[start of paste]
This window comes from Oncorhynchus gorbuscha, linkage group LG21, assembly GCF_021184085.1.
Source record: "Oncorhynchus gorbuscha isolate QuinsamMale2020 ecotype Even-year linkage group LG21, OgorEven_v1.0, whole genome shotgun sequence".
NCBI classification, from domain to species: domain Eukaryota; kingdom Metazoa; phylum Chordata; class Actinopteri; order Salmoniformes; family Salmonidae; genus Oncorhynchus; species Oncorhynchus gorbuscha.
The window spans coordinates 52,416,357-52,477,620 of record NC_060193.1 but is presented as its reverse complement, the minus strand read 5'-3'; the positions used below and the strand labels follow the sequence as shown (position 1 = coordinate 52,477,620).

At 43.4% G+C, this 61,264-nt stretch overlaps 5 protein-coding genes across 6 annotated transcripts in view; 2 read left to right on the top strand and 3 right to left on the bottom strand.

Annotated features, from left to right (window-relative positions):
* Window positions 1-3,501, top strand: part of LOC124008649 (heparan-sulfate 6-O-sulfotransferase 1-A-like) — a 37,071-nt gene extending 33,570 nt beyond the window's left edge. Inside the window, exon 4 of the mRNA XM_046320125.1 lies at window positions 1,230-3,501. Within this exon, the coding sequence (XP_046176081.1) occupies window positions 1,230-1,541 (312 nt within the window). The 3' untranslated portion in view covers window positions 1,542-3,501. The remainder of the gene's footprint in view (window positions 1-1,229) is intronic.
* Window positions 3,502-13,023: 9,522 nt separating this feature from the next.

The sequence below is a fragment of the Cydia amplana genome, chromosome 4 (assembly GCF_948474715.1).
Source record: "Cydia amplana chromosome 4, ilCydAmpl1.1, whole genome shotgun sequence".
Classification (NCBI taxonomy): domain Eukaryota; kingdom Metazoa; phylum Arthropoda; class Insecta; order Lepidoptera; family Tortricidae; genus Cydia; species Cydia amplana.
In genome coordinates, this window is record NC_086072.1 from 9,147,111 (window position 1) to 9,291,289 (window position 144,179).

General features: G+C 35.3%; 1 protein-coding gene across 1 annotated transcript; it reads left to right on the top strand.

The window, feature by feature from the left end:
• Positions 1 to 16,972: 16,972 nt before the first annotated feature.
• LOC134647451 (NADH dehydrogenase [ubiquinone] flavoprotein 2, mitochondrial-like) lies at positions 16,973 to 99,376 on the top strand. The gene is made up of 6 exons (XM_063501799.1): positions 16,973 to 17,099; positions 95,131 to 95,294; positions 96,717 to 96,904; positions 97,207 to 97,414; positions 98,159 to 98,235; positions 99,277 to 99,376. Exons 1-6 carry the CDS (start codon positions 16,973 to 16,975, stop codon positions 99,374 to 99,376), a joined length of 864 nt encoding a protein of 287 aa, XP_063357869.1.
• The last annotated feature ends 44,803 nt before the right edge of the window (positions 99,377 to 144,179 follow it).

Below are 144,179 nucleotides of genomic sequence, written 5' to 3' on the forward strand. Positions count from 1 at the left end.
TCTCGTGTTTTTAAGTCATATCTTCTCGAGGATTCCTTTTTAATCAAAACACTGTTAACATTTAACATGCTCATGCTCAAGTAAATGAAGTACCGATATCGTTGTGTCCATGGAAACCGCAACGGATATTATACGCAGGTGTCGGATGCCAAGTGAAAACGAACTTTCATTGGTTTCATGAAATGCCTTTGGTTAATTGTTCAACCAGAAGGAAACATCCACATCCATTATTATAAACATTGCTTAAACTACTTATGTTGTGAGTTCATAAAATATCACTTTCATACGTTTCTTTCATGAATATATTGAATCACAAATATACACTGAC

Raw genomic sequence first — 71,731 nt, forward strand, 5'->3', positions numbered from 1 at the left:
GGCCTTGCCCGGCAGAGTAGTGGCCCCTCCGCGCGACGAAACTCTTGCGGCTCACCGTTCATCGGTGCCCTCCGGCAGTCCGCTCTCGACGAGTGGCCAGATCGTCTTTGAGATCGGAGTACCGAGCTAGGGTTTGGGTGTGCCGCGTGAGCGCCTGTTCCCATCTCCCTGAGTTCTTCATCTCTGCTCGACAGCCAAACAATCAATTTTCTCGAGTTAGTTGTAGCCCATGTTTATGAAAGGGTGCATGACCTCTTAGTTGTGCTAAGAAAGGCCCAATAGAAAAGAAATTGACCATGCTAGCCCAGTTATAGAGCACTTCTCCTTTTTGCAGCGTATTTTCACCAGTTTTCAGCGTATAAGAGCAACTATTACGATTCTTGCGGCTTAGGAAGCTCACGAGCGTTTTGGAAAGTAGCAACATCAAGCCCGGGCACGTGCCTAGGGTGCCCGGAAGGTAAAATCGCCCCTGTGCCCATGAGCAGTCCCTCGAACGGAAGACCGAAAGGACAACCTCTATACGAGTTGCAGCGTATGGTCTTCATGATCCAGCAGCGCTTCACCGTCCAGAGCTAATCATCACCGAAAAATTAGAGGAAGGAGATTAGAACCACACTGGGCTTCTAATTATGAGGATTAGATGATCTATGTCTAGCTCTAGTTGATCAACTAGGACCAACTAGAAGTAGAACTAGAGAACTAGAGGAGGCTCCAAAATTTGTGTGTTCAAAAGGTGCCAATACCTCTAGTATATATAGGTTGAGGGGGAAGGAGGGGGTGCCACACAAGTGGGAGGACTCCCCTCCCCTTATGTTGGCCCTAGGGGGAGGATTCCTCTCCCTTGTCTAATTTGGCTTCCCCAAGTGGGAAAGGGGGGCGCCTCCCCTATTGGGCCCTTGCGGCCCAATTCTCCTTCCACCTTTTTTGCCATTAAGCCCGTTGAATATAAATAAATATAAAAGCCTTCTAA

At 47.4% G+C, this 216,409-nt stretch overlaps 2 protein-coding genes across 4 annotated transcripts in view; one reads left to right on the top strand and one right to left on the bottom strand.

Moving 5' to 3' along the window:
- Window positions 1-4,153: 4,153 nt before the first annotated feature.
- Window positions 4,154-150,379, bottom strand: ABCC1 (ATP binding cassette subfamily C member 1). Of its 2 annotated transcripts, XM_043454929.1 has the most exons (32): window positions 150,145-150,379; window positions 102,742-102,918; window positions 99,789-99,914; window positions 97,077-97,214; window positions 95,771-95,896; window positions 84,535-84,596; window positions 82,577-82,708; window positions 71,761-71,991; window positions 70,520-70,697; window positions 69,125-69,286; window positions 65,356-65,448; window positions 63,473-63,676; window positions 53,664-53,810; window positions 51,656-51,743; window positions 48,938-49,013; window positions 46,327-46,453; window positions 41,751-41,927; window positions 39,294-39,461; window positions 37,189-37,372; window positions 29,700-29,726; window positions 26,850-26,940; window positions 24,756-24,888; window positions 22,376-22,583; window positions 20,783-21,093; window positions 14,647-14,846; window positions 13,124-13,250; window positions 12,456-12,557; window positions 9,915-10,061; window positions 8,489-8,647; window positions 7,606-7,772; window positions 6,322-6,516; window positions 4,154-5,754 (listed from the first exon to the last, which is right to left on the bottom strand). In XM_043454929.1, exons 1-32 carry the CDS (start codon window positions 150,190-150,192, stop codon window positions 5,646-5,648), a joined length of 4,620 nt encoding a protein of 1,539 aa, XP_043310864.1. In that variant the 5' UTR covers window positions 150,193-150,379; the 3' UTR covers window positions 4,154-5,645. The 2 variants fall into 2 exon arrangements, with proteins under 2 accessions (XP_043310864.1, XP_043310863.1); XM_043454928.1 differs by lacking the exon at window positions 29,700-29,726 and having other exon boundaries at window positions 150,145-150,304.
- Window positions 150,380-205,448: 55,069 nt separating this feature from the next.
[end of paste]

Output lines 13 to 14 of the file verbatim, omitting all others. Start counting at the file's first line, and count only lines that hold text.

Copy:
General features: G+C 35.3%; 1 protein-coding gene across 1 annotated transcript; it reads left to right on the top strand.

The window, feature by feature from the left end: